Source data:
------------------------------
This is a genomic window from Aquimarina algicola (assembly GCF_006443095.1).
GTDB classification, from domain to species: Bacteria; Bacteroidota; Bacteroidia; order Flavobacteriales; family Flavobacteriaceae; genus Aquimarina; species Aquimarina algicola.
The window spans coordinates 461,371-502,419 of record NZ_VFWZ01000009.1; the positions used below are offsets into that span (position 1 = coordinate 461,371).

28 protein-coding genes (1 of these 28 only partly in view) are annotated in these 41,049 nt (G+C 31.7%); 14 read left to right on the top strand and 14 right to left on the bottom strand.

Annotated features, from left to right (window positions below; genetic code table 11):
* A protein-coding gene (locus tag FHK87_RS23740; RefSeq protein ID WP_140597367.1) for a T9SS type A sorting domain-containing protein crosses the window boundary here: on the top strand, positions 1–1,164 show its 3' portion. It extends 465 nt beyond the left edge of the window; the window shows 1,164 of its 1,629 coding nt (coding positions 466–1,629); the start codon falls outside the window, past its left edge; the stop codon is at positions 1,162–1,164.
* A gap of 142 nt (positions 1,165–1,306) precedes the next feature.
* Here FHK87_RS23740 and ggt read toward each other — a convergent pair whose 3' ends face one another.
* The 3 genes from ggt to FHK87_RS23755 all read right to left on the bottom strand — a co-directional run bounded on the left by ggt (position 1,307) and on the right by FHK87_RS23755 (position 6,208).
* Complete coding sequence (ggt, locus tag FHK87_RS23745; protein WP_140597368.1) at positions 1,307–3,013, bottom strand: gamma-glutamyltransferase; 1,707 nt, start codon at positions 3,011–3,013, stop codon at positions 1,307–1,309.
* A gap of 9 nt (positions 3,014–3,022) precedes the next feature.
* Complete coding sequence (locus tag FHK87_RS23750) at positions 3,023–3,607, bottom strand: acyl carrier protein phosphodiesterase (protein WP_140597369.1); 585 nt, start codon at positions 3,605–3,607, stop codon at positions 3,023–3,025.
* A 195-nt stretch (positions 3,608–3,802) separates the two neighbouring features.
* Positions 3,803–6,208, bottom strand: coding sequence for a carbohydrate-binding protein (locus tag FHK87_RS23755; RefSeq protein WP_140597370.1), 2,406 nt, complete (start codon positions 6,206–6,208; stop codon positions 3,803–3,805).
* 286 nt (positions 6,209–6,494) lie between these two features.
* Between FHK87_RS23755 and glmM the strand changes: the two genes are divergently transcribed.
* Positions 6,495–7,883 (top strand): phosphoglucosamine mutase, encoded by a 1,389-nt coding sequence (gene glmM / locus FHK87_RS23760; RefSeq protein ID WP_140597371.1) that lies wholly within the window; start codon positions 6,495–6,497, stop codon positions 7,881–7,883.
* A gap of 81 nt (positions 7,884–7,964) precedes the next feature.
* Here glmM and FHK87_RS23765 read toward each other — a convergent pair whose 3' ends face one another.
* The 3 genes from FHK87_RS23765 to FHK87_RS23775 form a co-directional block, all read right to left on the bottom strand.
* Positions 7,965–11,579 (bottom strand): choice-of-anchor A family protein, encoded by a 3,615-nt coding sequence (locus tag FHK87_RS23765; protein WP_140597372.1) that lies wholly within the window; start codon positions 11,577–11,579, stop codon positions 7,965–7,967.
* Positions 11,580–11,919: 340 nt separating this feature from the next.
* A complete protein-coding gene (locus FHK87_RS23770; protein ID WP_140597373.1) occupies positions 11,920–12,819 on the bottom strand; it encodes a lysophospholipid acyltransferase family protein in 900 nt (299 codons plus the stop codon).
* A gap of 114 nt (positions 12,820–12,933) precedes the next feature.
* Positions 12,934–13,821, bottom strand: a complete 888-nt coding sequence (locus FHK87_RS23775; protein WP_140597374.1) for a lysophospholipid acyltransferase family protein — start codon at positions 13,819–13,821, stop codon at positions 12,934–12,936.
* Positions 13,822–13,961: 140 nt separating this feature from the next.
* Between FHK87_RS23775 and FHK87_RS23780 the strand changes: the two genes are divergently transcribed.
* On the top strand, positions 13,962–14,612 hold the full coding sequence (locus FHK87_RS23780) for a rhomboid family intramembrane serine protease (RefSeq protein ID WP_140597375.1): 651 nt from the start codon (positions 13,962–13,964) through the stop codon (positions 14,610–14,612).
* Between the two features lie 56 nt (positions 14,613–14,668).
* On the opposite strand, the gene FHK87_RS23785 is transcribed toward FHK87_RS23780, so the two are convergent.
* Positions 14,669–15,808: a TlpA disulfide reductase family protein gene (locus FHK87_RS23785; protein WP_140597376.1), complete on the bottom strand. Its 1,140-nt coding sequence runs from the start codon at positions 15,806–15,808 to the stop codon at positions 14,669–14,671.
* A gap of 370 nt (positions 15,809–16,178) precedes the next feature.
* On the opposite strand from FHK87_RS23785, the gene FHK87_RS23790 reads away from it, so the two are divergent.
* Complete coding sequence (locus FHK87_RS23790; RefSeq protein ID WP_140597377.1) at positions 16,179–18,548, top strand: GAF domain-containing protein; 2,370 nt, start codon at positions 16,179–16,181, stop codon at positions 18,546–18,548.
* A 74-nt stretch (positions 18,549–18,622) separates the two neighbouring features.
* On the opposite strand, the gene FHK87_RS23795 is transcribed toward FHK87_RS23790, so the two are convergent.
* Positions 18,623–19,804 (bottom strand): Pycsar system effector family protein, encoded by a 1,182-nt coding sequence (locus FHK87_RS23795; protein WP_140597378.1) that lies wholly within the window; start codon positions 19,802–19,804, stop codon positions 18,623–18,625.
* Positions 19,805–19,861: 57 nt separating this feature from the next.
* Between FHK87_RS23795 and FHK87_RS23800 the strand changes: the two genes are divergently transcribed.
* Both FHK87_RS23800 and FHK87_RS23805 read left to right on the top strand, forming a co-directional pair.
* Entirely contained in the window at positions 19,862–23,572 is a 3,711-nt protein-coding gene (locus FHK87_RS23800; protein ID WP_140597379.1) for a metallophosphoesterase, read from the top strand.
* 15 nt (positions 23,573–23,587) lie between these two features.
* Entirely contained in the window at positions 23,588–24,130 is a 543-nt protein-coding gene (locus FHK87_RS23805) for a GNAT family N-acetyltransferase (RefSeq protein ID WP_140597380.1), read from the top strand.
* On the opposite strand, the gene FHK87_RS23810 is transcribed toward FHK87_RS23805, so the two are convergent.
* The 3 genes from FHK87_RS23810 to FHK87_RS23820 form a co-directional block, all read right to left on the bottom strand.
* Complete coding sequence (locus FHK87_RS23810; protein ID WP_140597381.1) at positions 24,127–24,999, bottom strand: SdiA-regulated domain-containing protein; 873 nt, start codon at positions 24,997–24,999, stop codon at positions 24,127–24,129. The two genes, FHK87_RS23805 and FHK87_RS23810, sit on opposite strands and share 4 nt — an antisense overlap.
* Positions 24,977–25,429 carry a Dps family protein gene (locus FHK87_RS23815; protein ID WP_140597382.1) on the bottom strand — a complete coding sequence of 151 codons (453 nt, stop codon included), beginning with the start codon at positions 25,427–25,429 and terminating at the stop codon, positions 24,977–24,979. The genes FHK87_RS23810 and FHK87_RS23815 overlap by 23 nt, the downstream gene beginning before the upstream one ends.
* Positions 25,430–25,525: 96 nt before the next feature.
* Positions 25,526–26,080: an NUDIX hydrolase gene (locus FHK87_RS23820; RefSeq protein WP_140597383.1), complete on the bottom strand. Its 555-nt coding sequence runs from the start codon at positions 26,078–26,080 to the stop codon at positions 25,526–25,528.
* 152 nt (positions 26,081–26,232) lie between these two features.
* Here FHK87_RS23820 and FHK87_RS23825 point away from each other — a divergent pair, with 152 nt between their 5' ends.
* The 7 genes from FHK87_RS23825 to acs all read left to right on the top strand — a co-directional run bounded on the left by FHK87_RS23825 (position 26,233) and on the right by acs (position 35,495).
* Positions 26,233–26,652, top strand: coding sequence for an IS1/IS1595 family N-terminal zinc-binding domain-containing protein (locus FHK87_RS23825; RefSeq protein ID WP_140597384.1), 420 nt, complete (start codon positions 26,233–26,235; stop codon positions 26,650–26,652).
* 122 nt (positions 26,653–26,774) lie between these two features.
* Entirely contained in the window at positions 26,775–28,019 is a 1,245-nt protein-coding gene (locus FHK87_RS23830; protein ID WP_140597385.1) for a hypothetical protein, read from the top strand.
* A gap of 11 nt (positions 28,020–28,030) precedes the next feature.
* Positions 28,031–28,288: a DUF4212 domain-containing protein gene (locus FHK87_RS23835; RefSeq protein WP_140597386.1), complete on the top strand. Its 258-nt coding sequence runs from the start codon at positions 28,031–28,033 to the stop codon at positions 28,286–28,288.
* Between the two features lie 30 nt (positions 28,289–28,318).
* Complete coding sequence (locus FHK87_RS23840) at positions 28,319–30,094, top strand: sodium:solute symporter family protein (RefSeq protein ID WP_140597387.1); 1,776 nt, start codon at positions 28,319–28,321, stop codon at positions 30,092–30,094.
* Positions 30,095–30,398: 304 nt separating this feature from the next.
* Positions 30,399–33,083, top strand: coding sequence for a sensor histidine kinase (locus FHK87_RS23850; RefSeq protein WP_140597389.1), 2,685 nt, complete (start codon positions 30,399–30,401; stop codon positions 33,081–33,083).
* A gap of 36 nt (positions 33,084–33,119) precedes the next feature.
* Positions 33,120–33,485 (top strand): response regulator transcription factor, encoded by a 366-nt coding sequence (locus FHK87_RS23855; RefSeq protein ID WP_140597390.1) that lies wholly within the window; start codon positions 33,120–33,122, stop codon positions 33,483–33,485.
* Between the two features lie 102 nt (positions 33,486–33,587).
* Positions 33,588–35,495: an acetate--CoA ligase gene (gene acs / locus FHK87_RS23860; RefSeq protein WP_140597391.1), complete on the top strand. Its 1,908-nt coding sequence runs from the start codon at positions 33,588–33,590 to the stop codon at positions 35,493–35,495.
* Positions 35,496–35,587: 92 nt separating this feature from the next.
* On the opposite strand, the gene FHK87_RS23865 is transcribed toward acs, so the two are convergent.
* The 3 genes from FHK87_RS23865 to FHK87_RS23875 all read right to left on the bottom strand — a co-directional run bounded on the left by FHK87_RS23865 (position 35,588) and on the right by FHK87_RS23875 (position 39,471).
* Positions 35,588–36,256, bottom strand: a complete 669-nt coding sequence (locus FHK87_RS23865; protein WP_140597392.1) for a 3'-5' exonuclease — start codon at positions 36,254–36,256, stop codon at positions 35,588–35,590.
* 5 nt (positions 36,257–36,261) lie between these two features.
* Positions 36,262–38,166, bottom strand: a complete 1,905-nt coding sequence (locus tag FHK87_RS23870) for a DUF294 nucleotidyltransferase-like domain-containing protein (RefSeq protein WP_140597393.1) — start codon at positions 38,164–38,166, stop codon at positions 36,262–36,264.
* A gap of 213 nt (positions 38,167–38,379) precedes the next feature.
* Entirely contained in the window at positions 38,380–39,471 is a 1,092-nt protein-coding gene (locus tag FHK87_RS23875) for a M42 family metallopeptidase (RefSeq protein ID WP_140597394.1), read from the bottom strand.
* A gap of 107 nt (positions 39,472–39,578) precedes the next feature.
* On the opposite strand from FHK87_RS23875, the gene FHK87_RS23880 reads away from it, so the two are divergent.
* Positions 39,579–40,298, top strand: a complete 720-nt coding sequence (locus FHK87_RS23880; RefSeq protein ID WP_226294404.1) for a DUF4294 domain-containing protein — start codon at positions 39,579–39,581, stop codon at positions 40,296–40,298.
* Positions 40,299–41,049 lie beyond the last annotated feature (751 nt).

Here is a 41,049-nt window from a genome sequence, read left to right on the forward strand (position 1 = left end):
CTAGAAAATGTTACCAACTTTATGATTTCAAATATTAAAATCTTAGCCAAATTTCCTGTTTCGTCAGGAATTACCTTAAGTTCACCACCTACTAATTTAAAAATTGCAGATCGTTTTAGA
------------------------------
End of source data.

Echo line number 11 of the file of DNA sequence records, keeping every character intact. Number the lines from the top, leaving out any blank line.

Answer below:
* A gap of 9 nt (positions 3,014–3,022) precedes the next feature.